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A life devoted to giving dignity and a home to the unwanted and abandoned

P C Vinoj Kumar| 15 Dec 2014, Vol 5 Issue 50

A mobile number is given on the website of Agal Foundation with a message to call the number for rescue “if you find somebody suffering” in the streets.

Agal’s founder S. M. Venkatesh is compared to Mother Teresa, and the website states that he has rescued hundreds of people from the streets, including the destitute, abandoned children, and mentally ill persons.

Venkatesh chats up with a homeless man near Central Railway Station (Photos: Media Ramu)

I dial the number given on the website, and lie to Venkatesh, who takes my call, that there is an emergency and an old man needs urgent help. Venkatesh wants to know where I am calling from, and I give him a location.

He gives me another number and asks me to convey the message to the person. I call the man and repeat the story.

“Where are you now? Is the elderly person still around,” the man asks. I maintain the story, and say I am in Mount Road, near the LIC Building. He hangs up, saying someone would contact me soon.

Ten minutes later I receive a call from an ambulance driver who says he will reach the location shortly to pick up the old man.

The truth hits you one more time that there is still humanity left in this world. It is people like Venkatesh, and his associates, society’s silent heroes, who restore that faith time and again.

I apologize to everyone I had called with the false information and tell them I am a journalist working on a story on Venkatesh.

“Venkatesh is one of our trusted volunteers. He has rescued 300-400 old people, since the Helpline (1253) for the elderly was launched in Chennai 11 years ago,” says R. Muthukrishnan, senior manager, Helpline, Helpage India, who had rushed the ambulance after I had spoken to him.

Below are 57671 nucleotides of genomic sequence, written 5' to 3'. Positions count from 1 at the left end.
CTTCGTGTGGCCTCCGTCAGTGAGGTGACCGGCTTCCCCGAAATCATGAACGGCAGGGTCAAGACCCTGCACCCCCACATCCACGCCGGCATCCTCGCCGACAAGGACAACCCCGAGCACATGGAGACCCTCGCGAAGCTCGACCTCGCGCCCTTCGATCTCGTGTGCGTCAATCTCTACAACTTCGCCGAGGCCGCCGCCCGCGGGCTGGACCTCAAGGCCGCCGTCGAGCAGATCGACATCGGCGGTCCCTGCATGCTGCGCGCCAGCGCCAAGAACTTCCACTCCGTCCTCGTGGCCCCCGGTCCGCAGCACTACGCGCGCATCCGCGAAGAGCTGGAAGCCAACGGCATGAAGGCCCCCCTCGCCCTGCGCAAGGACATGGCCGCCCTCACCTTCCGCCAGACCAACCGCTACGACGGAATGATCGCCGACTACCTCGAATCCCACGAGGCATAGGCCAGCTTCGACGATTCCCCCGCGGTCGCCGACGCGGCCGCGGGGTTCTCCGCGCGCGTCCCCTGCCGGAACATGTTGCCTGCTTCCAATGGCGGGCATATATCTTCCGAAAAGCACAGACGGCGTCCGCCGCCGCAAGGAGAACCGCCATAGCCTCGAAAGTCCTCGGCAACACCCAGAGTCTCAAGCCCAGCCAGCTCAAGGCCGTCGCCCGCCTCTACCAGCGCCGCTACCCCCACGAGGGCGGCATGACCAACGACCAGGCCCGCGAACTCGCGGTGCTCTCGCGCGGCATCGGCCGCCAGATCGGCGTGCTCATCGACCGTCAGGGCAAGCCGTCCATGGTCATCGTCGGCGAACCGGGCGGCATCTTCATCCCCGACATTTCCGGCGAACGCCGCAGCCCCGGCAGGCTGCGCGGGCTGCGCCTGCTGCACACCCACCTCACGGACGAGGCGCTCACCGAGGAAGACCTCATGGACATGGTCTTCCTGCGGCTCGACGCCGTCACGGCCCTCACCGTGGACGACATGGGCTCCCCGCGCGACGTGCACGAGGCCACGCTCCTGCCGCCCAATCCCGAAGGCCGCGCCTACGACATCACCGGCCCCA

Helpage India, an organization for disadvantaged elderly persons, takes the help of volunteers like Venkatesh to rescue elderly people from the streets and admit them in old age homes.

“Venkatesh had been helping people in distress even before the elderly Helpline was started in 2004.

“Now we collaborate together. We request him to respond to rescue calls that we receive at night, since our staff work only between 9 am to 6 pm. He does the job without any expectation. The organization pays only the actual transport charges involved in the rescue effort.

“If he is unable to go, he would assign the work to another volunteer. Similarly, he informs us when he receives a distress call and for some reason he is unable to go for the rescue,” says Muthukrishnan.

Venkatesh works at the Tamil Nadu Secretariat in Chennai as a record clerk, which is a grade higher than the office assistant appointment that he got in 2007 at the age of 42.

“Who would have thought a 10th Class failed candidate would get a government job at the age of 42? I believe it is because of the blessings of those dying souls I rescued from the streets and cared for during the last moments of their life in this world,” says Venkatesh.

Venkatesh picks up a conversation with a mentally ill person at a suburban railway station in Chennai

Venkatesh has a record of the mentally ill people he had rescued and admitted in various homes in Chennai. “I have tie-ups with organizations that work with the elderly, mentally ill and children. I have a team of auto drivers in the city who help me in my rescue missions,” says Venkatesh, who is a regular visitor to Anbagam, a home for mentally ill orphans.

“He has a knack of handling violent patients. He would have rescued not less than 500 mentally ill persons and admitted them in homes in the last 15 years,” says E Charumathi, a railway employee and one of the trustees of Anbagam.

She adds that Venkatesh has helped in reuniting several mentally ill patients with their families.

“Last week he took two women he had rescued and admitted in Anbagam back to their homes in Itarsi, Madhya Pradesh. He takes the help of Lion’s Club to contact the families of the patients from other States.”

Venkatesh had done all kinds of jobs in the past. He had worked as a courier boy, construction worker, and even as a compounder in a clinic. But right from the days he started working he used to take accident victims to hospitals, and show kindness to homeless people he met on the roads.

Venkatesh lives in a single-room tenement in Thiruvanmyur with his wife and two children. His son is a swimming coach and his daughter is doing her Masters in social work at Stella Maris College.

The house they live in may be small, but the smiles on their faces are big, as big as their hearts.

This Article is part of the 'Unsung Heroes of Tamil Nadu' series

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